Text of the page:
It is well known that, given the choice, younger people will opt to meet new people and participate in new experiences as opposed to spending time with a sibling or other family members. Conversely, older folks tend to prefer spending time with those closest to them – family, long-held friends, etc. – as opposed to expanding their circle of friends or seeking new adventures. A macro-level task of youth, it would appear, is to expand boundaries, friend networks, and experiences. Meanwhile, the task of old age, it seems, is to embrace those family, friends, and patterns of behavior most comforting to us.
But why does this shift in mindset from expansion to contraction happen as we age? Stanford Center on Longevity Director, Laura Carstensen, has a theory. Over the last 20 years she has researched this psychological phenomenon extensively. And, here is what she has found: It is not necessarily age that causes us to become more focused on and desire to spend more time with the ones closest to us – the ones we love. Instead, it is our perspective – our individual sense of how much time we have left in this world. Regardless of age, it appears, when we are confronted with the limits of our own lifespan, we tend to home in on what is most important – our deep and abiding relationships with family and friends and the activities that bring us most meaning, joy, and comfort.
Tucked away in Professor Carstensen’s research on longevity is a gem of insight for development professionals. Simply put, the more we can remind people about the value of a life well-lived, about what brings meaning to their lives, and about what matters most to them, the more open they will be to considering supporting causes bigger than themselves. This is not to say, of course, that we should engage our donors in depressing and morbid discussions about the brevity of human life!
However, Professor Carstensen’s work should serve to remind us that our individual and unique perspectives on life and longevity impact our decision-making and behavior in profound ways. Perhaps our role as development professionals should be far less about asking people to support our cause and far more about inviting people to consider what lasting impact they want for their lives. Instead of asking questions to glean more about their financial capacity, it may be that encouraging conversations about what is deeply meaningful and gives purpose to their lives will more effectively trigger their generosity.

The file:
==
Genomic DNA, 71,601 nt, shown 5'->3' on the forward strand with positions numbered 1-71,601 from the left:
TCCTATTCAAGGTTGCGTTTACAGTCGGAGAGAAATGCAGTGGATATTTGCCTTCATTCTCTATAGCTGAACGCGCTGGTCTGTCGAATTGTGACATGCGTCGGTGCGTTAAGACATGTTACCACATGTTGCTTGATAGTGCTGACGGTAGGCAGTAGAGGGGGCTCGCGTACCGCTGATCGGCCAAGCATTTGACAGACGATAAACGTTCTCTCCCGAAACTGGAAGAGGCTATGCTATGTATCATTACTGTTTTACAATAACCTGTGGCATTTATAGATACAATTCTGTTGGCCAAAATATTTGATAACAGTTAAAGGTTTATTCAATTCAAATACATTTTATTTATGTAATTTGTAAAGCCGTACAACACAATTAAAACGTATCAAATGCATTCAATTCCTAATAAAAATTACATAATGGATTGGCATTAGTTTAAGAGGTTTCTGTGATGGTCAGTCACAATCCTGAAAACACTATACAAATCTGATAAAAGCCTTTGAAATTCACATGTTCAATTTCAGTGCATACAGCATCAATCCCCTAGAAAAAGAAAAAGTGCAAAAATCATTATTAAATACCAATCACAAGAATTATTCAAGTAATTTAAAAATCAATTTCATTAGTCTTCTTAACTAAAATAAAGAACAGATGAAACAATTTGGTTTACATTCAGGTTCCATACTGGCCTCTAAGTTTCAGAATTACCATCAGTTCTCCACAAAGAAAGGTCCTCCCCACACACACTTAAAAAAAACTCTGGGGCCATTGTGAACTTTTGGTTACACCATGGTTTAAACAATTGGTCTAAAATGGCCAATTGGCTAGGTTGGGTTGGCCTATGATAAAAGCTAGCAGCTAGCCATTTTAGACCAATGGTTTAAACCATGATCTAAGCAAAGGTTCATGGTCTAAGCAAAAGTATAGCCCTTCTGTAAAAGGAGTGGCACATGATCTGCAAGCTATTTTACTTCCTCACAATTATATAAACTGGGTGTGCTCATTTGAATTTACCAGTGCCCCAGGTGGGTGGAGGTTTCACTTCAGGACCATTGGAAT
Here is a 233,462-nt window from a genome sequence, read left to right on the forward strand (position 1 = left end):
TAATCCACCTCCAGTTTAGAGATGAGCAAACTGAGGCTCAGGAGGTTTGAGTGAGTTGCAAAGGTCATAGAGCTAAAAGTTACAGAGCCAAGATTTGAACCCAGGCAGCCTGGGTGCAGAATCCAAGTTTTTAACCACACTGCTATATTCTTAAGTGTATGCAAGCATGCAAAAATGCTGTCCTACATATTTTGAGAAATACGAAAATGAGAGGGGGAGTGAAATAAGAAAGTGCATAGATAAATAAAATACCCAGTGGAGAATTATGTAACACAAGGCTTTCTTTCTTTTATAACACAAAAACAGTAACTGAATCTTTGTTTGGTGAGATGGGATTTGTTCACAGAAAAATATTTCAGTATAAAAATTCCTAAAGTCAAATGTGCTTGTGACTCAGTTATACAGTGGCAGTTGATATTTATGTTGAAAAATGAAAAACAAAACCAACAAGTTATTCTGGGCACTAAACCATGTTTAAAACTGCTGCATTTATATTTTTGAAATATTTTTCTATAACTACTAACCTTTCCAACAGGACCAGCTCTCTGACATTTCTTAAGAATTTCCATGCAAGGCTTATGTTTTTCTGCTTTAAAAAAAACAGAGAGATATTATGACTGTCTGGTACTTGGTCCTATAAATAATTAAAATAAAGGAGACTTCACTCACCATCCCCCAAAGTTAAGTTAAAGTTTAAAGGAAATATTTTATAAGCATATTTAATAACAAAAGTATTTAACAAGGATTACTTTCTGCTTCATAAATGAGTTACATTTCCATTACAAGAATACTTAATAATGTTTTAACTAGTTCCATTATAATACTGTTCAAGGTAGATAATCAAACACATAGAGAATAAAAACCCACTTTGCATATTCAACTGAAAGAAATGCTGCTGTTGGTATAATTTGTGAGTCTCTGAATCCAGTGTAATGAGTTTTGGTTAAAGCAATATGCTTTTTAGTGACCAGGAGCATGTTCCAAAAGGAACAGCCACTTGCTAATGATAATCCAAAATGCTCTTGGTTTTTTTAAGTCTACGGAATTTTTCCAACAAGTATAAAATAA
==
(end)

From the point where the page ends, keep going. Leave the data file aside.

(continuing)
We often ask our donors questions about why they chose to support our institutions and organizations in the first place. Or, what they think about our proposed new program or facility expansion. And these are fine questions. But, first and foremost, they are questions about us, our institutions, and, our plans. If we would consistently turn the questions around and ask about them, as whole and complex individuals, we would pour the relational concrete for a strong gift-giving foundation. Questions like: “As you think back on your accomplishments, to what or to whom do you attribute your greatest successes?” Or, “Tell me about the most meaningful gift you’ve ever made.”
Not only will such an approach provide us with rich, deeply-personal information about our donors, it also gets them thinking about what and who is truly important to them and how giving is good. This approach also does something else that is powerful: It clearly communicates the message that, “your perspective matters to me. What is meaningful to you, is important to me.” And that message is what enhances trust between human beings.
It’s not a bad thing to be reminded that each of us has precious little time on this earth and that we should focus more on meaning and what matters most – people, experiences, and how our lives can leave a lasting, positive impact. In fact, encouraging others to reflect on this fact just may be critical to inspiring their generosity.